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Conditional versus Unconditional Trade Concessions for Developing Countries

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  • Conconi, Paola
  • Perroni, Carlo

Abstract

We consider a small open economy that faces a commitment problem in trade liberalization. We examine how the relationship with a large trading partner affects the ability of the small countrys government to sustain free trade through a reputational mechanism. If the small country's government is patient enough, it can overcome its domestic commitment without the help of the large country. Unconditional liberalization by the large trading partner has an ambiguous effect on the small country's dynamic incentives. Liberalization through a reciprocal trade agreement, in which the large country lowers its tariffs conditionally on the small country doing the same, unambiguously dominates unconditional liberalization by the large country as a way of boosting trade reforms and reinforcing policy credibility in the small country. However, if capacity in the import-competing sector can only be reduced gradually, a conditional, reciprocal agreement may require an asynchronous exchange of concessions, with the large country liberalizing before the small country.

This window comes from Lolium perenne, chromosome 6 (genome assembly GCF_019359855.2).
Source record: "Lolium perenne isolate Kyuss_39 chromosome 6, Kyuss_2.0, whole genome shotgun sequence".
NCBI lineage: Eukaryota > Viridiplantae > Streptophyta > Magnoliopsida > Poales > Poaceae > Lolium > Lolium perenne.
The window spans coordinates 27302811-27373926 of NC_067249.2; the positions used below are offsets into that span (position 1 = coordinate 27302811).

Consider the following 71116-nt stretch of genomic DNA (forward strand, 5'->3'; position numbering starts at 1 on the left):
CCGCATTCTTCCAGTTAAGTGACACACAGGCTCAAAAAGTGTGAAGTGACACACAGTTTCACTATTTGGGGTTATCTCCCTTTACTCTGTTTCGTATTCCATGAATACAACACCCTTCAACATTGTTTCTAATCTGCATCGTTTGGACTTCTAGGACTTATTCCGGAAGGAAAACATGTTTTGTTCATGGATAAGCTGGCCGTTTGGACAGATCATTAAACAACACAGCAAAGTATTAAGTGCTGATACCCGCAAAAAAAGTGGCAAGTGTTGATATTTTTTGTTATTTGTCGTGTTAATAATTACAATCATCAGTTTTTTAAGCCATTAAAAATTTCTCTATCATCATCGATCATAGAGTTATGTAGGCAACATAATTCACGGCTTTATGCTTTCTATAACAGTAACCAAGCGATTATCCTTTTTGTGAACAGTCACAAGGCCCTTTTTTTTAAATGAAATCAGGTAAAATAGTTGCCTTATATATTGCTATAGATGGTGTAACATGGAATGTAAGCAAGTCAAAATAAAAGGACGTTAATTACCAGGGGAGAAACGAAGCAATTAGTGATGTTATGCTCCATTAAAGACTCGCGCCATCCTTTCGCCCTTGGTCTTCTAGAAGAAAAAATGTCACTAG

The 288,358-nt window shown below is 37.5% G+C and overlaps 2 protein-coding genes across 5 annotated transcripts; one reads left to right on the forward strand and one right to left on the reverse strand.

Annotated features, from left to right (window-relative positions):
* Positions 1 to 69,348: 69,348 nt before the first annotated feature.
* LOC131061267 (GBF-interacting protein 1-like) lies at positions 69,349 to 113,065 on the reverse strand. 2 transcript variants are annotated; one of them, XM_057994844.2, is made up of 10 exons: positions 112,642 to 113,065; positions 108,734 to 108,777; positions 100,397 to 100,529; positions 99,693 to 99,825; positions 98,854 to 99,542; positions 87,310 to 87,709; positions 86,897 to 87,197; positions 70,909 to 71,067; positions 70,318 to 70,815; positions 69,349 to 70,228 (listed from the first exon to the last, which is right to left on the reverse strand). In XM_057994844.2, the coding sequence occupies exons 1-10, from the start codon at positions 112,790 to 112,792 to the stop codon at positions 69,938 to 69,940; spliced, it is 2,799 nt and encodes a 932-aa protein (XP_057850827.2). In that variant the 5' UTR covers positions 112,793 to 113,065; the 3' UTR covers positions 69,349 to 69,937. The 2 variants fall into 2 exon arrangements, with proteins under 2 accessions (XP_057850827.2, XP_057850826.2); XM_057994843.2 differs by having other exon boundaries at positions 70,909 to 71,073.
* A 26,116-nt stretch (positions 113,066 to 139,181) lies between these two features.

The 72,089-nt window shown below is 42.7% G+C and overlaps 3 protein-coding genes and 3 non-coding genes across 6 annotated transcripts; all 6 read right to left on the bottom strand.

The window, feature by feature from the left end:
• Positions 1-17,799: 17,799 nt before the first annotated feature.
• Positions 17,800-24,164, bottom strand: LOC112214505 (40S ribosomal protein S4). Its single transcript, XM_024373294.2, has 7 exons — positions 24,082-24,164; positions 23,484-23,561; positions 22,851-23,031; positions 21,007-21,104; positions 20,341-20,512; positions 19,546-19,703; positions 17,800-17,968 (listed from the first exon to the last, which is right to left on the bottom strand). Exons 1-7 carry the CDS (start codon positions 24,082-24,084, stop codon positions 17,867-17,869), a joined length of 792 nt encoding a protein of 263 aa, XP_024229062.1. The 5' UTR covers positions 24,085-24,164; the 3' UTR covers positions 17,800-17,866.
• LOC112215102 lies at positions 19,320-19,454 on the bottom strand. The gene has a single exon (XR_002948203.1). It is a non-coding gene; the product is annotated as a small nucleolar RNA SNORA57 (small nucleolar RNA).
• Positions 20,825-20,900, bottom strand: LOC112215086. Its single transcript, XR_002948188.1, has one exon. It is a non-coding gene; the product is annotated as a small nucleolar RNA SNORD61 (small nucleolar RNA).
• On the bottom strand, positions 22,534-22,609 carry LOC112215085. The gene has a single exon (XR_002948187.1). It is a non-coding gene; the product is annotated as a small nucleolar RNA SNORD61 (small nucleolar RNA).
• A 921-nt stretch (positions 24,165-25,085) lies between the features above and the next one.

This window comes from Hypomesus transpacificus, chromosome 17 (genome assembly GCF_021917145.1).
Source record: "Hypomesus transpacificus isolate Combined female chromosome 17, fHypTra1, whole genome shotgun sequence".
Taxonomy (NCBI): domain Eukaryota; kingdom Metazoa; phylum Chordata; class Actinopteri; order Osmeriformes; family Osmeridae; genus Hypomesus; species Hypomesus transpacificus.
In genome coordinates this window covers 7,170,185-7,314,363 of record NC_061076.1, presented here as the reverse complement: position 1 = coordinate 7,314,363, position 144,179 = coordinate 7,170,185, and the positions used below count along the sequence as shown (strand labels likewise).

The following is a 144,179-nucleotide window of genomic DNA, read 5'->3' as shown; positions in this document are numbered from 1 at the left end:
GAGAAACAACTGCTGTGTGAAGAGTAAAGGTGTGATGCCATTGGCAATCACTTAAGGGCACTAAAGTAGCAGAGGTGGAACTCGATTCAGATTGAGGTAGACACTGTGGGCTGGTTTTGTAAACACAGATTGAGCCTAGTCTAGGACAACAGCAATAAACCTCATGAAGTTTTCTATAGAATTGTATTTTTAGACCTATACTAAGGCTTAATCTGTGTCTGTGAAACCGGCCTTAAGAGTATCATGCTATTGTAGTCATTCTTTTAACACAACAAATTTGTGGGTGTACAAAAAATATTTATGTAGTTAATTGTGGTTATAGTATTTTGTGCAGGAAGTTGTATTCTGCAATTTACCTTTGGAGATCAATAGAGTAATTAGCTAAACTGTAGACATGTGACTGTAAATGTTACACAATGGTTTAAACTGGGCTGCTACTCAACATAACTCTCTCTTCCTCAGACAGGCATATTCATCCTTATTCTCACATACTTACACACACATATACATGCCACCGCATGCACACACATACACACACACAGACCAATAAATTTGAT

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Bibliographic Info

Paper provided by C.E.P.R. Discussion Papers in its series CEPR Discussion Papers with number 8253.

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Date of creation: Feb 2011
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Handle: RePEc:cpr:ceprdp:8253

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Keywords: Commitment; Conditionality; Developing Countries; Trade Concessions;

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References

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  1. John Whalley, 1996. "Why Do Countries Seek Regional Trade Agreements?," NBER Working Papers 5552, National Bureau of Economic Research, Inc.
  2. Richard E. Baldwin & Frederic Robert-Nicoud, 2002. "Entry and Asymmetric Lobbying: Why Governments Pick Losers," NBER Working Papers 8756, National Bureau of Economic Research, Inc.
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Cited by:
  1. Bernard Hoekman, 2013. "Re-Thinking Economic Development in the WTO," RSCAS Working Papers PP2013/09, European University Institute.
  2. Baldwin, Richard, 2010. "Unilateral tariff liberalisation," CEPR Discussion Papers 8162, C.E.P.R. Discussion Papers.

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